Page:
September 15, 2004  ·  Lessig

John Gilmore’s battle to force the government to explain the basis upon which it demands that airlines verify an ID before permitting someone on a plane got a small victory last week. The government had asked to file its brief, defending a rule that is itself secret, in secret. The 9th Circuit said no.

July 17, 2004  ·  Lessig

This story made me homesick. Lewisburg is about 30 miles from where I grew up — Williamsport. The owner of a theatre there has invited card-carrying Republicans to see Fahrenheit 9/11 for free — not because he thinks it a great movie (“both a fantastic film and a fantastically flawed film”), but because he thinks it important that people see it. That led the GOP county chairman from a neighboring county to call the owner and congratulate him — not because he thought the film a great film (“intellectually dishonest as a documentary”), but because he wants to “encourage local Republicans to see the film so they can participate in an informed debate.”

October 14, 2003  ·  Lessig

So imagine this: An employee works for a software company. He discovers a problem with the software, tries to warn the company, but it does nothing. He quits, and then sends email to all the customers of the company, informing them of the security problem with the software. The flood of emails brings the email server down for a bit, but that admittedly does not cause significant damage. Nonetheless, the employee is criminally prosecuted for causing an “impairment to the integrity” of a computer system (by revealing its flaws) which resulted in more than $5,000 in damage (because now it was known to be flawed).

The employee is found guilty. He is sentenced and serves (yes, he actually serves) 16 months in a federal prison.

In America, you ask? Well, in fact, yes — justice in the Central District of California. But it gets better.

On appeal, the employee retains Jennifer Granick, executive director of Stanford’s Center for Internet and Society. She argued the obvious point: it can’t be “damage” to tell the truth about some company’s software — however ugly that truth might be.

Today the government agreed. In an extraordinary (and extraordinarily rare move) it confessed error. “On futher review,” the government wrote, “in light of defendent’s arguments on appeal, the government believes it was error to argue that defendant intended an ‘impairment’ to the integrity of [X's] computer system.” The government asked that the conviction be vacated.

“In light of defendant’s arguments on appeal.”

Indeed, America: Where defendants sometimes get great lawyers, and where governments let justice admit it is wrong.

I am proud, and moved, by both.

August 2, 2003  ·  Lessig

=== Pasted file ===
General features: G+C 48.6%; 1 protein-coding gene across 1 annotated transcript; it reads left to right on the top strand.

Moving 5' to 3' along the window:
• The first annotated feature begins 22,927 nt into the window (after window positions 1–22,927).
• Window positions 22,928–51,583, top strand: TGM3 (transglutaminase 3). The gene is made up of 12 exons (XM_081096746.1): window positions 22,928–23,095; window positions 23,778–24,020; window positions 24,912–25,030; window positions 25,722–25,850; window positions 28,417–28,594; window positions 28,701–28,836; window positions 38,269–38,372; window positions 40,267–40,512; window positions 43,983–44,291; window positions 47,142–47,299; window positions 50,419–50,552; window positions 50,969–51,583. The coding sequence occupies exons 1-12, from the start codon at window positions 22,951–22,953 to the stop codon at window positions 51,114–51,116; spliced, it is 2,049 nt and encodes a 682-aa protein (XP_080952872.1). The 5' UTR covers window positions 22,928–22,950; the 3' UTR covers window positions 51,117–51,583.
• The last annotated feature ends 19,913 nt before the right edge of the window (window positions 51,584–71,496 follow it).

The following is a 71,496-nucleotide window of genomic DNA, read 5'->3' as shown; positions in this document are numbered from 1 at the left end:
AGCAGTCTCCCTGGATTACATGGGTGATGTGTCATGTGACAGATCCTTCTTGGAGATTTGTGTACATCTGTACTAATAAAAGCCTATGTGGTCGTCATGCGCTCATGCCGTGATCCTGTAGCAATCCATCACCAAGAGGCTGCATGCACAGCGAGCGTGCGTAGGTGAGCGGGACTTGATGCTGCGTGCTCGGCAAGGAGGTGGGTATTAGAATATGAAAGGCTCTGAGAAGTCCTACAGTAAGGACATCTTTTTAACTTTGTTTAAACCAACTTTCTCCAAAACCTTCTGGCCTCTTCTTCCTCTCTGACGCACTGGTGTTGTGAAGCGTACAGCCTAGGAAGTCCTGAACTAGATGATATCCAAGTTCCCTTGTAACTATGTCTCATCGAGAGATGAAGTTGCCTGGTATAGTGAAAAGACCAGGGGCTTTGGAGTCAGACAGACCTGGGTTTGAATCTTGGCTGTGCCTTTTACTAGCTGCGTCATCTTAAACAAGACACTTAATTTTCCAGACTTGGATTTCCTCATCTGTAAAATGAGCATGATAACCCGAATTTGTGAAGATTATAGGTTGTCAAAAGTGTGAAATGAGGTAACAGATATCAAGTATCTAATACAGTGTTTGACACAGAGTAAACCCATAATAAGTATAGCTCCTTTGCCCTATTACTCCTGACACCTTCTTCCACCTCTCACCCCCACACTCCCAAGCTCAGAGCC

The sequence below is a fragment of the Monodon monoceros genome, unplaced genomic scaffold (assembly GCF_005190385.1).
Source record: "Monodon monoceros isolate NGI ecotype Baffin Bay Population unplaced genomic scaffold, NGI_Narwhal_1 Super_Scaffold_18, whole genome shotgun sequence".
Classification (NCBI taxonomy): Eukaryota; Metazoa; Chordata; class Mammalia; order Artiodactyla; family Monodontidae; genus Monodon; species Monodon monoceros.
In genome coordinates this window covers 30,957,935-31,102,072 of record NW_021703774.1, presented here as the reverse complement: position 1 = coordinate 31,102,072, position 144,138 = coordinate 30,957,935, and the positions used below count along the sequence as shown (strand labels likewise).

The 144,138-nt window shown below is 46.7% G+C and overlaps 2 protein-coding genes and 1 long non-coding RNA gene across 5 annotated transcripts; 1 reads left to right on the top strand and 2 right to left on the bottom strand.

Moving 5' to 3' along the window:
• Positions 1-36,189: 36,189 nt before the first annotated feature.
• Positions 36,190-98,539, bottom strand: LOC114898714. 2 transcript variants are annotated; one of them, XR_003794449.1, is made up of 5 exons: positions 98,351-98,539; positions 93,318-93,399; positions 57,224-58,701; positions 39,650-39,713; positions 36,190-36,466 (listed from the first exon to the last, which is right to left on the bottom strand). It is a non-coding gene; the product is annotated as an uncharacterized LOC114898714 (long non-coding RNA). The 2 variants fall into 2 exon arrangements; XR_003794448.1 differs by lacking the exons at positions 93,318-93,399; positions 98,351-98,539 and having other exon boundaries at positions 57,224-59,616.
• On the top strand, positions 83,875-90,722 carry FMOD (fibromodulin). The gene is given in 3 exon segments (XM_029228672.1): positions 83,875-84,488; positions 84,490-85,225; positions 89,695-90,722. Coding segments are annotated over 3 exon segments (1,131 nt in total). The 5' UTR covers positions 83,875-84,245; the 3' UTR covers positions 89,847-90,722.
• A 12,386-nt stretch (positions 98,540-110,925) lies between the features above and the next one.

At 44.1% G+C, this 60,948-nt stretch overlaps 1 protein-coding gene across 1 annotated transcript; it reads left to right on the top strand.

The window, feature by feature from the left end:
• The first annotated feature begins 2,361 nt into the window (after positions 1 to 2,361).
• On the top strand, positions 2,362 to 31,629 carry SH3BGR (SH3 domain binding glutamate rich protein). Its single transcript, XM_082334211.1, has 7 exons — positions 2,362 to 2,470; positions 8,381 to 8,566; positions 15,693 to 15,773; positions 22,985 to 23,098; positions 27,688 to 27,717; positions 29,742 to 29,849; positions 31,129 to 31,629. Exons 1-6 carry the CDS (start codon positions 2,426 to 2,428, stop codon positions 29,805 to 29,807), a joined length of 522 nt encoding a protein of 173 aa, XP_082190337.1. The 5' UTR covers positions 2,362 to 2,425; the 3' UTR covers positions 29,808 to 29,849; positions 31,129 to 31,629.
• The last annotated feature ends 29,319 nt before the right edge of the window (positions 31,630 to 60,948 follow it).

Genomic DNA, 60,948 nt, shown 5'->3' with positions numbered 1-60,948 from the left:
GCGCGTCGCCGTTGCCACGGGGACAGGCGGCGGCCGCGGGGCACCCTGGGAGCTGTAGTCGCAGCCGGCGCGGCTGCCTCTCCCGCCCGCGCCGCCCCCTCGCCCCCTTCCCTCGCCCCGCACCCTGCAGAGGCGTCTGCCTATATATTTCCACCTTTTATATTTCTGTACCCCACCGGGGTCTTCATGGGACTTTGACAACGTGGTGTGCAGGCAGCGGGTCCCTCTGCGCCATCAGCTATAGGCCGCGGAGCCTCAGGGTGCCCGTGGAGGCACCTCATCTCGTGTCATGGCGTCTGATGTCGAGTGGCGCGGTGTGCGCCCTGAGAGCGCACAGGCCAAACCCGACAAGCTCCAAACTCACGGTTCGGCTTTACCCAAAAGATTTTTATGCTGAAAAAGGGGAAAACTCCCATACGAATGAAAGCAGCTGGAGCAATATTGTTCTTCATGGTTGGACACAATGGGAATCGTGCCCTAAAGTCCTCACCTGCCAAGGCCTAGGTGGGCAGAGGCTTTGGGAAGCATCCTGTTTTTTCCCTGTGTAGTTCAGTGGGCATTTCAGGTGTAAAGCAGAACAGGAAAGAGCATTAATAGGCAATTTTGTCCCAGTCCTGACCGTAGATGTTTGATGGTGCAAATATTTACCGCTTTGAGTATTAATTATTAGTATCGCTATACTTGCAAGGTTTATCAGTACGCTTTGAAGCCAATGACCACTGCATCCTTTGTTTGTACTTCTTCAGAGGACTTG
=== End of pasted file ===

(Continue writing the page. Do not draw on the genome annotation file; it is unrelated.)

I have the pleasure of serving with John Gilmore on EFF’s board. While there are many things we disagree about, we share many values, and this one in particular: At a time of terror, we should demand reasonableness of those with authority � even more strongly than in times of peace. I view BA’s behavior here to be unreasonable. I don’t doubt they have the “right” to do what they did — such is the nature of law in a time of terror. That’s not, in my view, the point. They have the responsibility to behave reasonably in the face of possible threats. Gilmore’s behavior was not a threat. If it was a threat, removing the button would not have eliminated the threat. Demanding he remove the button as a condition of flying therefore serves no good end, except the end of showing who’s in charge. Reason, not power, should be in charge always, but especially now.

August 2, 2003  ·  Lessig

John has sent me the following response to the comments on the post about his BA experience. I have posted my view here.

From John Gilmore:

It’s been interesting reading. I’d like to respond. I suppose the obvious place to start is with Seth Finkelstein’s trolls. (Of course he is doing what he accuses me of — making outrageous statements and then chuckling when people take them seriously).

I flew to London on Virgin Atlantic two days after the BA incident. I am happy to report that I wore the button, and that neither their passengers, cabin stewards, nor pilots were hysterical. I wore the button in London. I crossed the Channel where the crew gave the shorted possible glance at my passport. I wore it yesterday in Paris.

The button is not a joke. It’s a serious statement which one may agree or disagree with. The point that people seem to be missing is that a “suspected terrorist” is not the same as a “terrorist”. Yet, that’s exactly the conflation that has occurred: treat every citizen like a suspect, and every suspect like a terrorist.

In London and Paris the newspapers are taking Guantanamo seriously — because their own citizens are imprisoned there without trials. The corrupt US government was careful to remove the one US citizen they found — but the citizens of other sovereign countries, even those of very close war allies, are in prison. Without trial and without lawyers, and with intent to try them in front of judges sworn to take orders from the President. I have no doubt that American citizens, such as myself, would be treated in the same way if the public and the courts would let our fascist leader get away with it.

On the BA flight, in my carry-on bag, I had brought the current issue of Reason magazine, which has a cover story with my picture and the label “Suspected Terrorist”. (It didn’t even occur to me to censor my reading material on the flight; I must need political retraining. I hadn’t read most of the issue, including Declan’s piece in it, plus I wanted to show it to Europeans I met on my vacation.) During the British Airways incident I never removed the magazine from my bag, but supposing I had done so, and merely sat in my seat and read it, would that have been grounds to remove me from the flight (button or no button)?

I am not a lawyer (lucky me!) but I do follow legal issues. The carriage of passengers by common carriers is governed by their tariffs, filed with the government. Common carriers are NOT permitted to refuse service to anybody for any reason. In return they are not held liable for the acts of their customers (e.g. transporting dangerous substances, purloined intellectual property, etc). BA’s “Conditions of Carriage” are part of their tariffs (other parts include their prices, etc). You will note paragraph 7: they can refuse passage…7) If you have not obeyed the instructions of our ground staff or a member of the crew of the aircraft relating to safety or security. The crew ONLY has the authority to order passengers around when the orders relate to safety or security. An order to cease reading a book would not qualify.